I guess I may have leaned to far toward the "competition" side for some, but perhaps I have been misinterpreted also. With the "as left the factory" or "Senior" designation, if you like, I was trying to indicate a standard for all bikes entered for judging would be judged against. A standard that participants and yes, judges, could actually see and compare the bikes to rather than a nonstandard of what someones idea of "correct" might be. The competition aspect comes from the natural human desire to have yours be nicer or if you will more correct than any one else's, that your bike, car, airplane, firearm or what ever is the "best", hence the limiting of the Winners Circle Award to the very best of the best for each season of judging. the very name of the award indicates that fact and makes it meaningful and something worth striving for. Check around, healthy competition improves the breed. Humans are competitive in nature, can't change that unfortunately. Don't believe me? Just go to any show or exhibition where awards are earned or handed out and you will find stunningly fine examples of what ever is being shown and judged. Because of that human nature, if there is no chance of recognition for excellence you will find that participants are few and items shown are generally bland. I put forth the idea of the "as ridden" or "junior" group as a platform for beginners to participate and have their machines judged and find out what they need to do to improve their machines. . No seasonal award would be offered. I guess this group already exists. Perhaps a class to just exhibit and compete for a general "peoples choice" award could be used to increase overall participation. This group would not be competing against a correctness standard or judged by any one other than the general public at each event and no seasons best award would be offered.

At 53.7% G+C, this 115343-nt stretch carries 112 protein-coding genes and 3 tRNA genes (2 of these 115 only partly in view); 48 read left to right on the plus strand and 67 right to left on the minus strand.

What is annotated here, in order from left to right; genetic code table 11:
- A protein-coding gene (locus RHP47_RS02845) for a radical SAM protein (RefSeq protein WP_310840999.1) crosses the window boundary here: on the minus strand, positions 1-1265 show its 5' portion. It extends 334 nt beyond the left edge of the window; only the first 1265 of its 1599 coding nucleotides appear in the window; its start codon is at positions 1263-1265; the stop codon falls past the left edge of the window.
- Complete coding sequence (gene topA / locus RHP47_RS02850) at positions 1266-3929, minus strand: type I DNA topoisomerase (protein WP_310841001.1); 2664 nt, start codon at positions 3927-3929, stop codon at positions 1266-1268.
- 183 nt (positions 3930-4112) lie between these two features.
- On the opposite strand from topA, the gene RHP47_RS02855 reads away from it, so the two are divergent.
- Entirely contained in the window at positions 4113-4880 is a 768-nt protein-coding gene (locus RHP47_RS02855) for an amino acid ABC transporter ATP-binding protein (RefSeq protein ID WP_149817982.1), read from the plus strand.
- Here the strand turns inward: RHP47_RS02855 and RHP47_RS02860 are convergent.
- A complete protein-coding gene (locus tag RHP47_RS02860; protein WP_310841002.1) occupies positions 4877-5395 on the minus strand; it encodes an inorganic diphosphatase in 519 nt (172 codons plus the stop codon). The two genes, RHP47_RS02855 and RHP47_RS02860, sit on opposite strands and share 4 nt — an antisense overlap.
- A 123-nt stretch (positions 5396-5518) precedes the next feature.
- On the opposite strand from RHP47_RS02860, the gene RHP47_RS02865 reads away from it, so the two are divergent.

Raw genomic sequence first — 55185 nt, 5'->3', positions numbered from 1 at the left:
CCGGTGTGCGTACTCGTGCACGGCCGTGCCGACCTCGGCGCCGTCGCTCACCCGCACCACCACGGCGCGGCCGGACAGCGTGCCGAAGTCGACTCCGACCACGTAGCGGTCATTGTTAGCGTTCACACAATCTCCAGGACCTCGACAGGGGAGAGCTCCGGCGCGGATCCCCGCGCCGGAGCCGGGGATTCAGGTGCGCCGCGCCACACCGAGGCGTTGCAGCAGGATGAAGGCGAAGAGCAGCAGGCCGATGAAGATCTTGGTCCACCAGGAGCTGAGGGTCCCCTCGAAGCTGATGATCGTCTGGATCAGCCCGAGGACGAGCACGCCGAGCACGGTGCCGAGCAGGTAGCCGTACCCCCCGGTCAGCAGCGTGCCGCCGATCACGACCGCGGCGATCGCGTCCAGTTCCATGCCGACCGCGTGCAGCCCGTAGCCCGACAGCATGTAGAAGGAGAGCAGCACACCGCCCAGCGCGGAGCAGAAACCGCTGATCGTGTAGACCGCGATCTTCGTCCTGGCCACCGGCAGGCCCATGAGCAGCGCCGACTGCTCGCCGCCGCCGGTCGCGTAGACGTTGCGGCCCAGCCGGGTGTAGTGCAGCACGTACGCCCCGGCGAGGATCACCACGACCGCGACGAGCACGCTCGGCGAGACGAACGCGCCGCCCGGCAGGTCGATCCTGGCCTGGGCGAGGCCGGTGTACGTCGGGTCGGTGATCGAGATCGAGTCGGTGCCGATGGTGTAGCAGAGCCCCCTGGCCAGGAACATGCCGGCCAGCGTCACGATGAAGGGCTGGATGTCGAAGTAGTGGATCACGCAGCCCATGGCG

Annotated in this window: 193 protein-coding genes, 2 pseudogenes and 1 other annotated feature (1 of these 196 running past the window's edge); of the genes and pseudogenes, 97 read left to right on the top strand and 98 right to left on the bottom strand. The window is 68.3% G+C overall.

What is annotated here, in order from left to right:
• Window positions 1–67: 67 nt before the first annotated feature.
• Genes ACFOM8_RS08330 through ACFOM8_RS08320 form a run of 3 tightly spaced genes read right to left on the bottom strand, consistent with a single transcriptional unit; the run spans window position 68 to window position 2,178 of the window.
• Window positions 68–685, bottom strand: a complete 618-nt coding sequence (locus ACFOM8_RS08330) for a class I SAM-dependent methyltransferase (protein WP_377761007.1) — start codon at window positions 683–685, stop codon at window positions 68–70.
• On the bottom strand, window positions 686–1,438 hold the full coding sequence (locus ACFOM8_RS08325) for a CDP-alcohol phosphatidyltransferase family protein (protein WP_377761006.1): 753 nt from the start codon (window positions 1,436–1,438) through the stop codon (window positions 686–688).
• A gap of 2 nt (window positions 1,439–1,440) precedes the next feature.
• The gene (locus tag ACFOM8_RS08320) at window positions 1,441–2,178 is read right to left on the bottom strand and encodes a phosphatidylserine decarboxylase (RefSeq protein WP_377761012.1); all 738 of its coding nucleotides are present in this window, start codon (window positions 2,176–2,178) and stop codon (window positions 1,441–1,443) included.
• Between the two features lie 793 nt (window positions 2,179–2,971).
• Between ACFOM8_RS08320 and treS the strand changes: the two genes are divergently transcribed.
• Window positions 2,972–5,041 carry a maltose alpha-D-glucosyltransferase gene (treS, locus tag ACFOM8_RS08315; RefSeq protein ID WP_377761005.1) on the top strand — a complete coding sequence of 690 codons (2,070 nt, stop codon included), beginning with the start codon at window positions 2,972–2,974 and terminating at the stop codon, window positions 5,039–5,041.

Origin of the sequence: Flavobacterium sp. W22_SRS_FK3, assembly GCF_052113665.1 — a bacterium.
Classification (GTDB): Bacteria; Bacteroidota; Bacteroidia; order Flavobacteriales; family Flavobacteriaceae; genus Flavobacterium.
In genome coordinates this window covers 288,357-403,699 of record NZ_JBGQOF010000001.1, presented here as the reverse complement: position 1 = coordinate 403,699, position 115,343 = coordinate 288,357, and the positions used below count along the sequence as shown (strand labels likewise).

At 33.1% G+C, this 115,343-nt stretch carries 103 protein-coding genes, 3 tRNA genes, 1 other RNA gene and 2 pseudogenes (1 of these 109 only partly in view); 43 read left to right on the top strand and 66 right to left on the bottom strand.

Because of the great diversity of machines that show up at the meets to compete for recognition, the "standard of excellence" for every make that shows up especially the more obscure is difficult to pin down. Not to ignore all of the many very finely preserved or restored foreign machines, my comments have been directed toward the more "standard" makes that a lot of us think of first when we hear the words "vintage motorcycle".
Sorry if I've gored anyone's ox along the way. Perhaps I've misunderstood what was trying to be achieved.